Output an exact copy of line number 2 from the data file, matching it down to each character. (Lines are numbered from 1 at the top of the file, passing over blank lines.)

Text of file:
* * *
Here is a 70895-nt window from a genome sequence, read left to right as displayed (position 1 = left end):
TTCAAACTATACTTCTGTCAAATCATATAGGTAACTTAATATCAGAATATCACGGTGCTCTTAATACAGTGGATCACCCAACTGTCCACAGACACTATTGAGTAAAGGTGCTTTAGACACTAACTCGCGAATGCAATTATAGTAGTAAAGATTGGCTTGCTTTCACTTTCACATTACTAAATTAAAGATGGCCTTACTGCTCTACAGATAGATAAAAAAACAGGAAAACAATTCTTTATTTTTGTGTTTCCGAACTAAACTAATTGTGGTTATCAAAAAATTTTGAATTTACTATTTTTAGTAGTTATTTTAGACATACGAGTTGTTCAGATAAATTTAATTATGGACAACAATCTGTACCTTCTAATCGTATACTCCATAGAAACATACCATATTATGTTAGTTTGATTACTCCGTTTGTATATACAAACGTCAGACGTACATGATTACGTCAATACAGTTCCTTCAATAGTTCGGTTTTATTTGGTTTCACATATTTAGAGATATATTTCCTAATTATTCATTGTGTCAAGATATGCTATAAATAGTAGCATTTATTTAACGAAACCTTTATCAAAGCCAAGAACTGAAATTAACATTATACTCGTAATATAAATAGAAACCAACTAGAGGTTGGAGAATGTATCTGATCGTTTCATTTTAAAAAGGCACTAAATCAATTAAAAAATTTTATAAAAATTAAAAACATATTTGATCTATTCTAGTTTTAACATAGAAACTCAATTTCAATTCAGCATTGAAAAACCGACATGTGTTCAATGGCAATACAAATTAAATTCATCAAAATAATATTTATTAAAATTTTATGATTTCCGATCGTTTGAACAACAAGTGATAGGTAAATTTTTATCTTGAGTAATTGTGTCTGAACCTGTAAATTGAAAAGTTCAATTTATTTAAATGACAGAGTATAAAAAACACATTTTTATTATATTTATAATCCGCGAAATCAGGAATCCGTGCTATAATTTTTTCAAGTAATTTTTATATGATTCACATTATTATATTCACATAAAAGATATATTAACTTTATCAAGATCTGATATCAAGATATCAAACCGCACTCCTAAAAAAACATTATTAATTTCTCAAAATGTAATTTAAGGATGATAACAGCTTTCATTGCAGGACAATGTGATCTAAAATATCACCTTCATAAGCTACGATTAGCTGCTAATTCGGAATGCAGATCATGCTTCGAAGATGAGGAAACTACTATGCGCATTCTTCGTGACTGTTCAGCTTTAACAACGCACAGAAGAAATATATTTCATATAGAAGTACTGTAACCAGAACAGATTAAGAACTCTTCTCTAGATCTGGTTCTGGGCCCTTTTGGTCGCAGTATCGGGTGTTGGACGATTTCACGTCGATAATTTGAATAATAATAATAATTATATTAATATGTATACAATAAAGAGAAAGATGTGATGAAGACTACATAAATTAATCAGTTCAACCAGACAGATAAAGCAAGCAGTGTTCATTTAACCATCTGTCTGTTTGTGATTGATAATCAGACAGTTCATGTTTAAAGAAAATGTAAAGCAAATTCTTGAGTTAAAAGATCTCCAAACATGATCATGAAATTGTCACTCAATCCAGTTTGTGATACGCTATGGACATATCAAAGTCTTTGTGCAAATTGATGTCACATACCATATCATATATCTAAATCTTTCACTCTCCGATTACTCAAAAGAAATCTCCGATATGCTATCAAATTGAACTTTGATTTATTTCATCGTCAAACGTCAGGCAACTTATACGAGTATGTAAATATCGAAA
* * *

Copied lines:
TTCAAACTATACTTCTGTCAAATCATATAGGTAACTTAATATCAGAATATCACGGTGCTCTTAATACAGTGGATCACCCAACTGTCCACAGACACTATTGAGTAAAGGTGCTTTAGACACTAACTCGCGAATGCAATTATAGTAGTAAAGATTGGCTTGCTTTCACTTTCACATTACTAAATTAAAGATGGCCTTACTGCTCTACAGATAGATAAAAAAACAGGAAAACAATTCTTTATTTTTGTGTTTCCGAACTAAACTAATTGTGGTTATCAAAAAATTTTGAATTTACTATTTTTAGTAGTTATTTTAGACATACGAGTTGTTCAGATAAATTTAATTATGGACAACAATCTGTACCTTCTAATCGTATACTCCATAGAAACATACCATATTATGTTAGTTTGATTACTCCGTTTGTATATACAAACGTCAGACGTACATGATTACGTCAATACAGTTCCTTCAATAGTTCGGTTTTATTTGGTTTCACATATTTAGAGATATATTTCCTAATTATTCATTGTGTCAAGATATGCTATAAATAGTAGCATTTATTTAACGAAACCTTTATCAAAGCCAAGAACTGAAATTAACATTATACTCGTAATATAAATAGAAACCAACTAGAGGTTGGAGAATGTATCTGATCGTTTCATTTTAAAAAGGCACTAAATCAATTAAAAAATTTTATAAAAATTAAAAACATATTTGATCTATTCTAGTTTTAACATAGAAACTCAATTTCAATTCAGCATTGAAAAACCGACATGTGTTCAATGGCAATACAAATTAAATTCATCAAAATAATATTTATTAAAATTTTATGATTTCCGATCGTTTGAACAACAAGTGATAGGTAAATTTTTATCTTGAGTAATTGTGTCTGAACCTGTAAATTGAAAAGTTCAATTTATTTAAATGACAGAGTATAAAAAACACATTTTTATTATATTTATAATCCGCGAAATCAGGAATCCGTGCTATAATTTTTTCAAGTAATTTTTATATGATTCACATTATTATATTCACATAAAAGATATATTAACTTTATCAAGATCTGATATCAAGATATCAAACCGCACTCCTAAAAAAACATTATTAATTTCTCAAAATGTAATTTAAGGATGATAACAGCTTTCATTGCAGGACAATGTGATCTAAAATATCACCTTCATAAGCTACGATTAGCTGCTAATTCGGAATGCAGATCATGCTTCGAAGATGAGGAAACTACTATGCGCATTCTTCGTGACTGTTCAGCTTTAACAACGCACAGAAGAAATATATTTCATATAGAAGTACTGTAACCAGAACAGATTAAGAACTCTTCTCTAGATCTGGTTCTGGGCCCTTTTGGTCGCAGTATCGGGTGTTGGACGATTTCACGTCGATAATTTGAATAATAATAATAATTATATTAATATGTATACAATAAAGAGAAAGATGTGATGAAGACTACATAAATTAATCAGTTCAACCAGACAGATAAAGCAAGCAGTGTTCATTTAACCATCTGTCTGTTTGTGATTGATAATCAGACAGTTCATGTTTAAAGAAAATGTAAAGCAAATTCTTGAGTTAAAAGATCTCCAAACATGATCATGAAATTGTCACTCAATCCAGTTTGTGATACGCTATGGACATATCAAAGTCTTTGTGCAAATTGATGTCACATACCATATCATATATCTAAATCTTTCACTCTCCGATTACTCAAAAGAAATCTCCGATATGCTATCAAATTGAACTTTGATTTATTTCATCGTCAAACGTCAGGCAACTTATACGAGTATGTAAATATCGAAA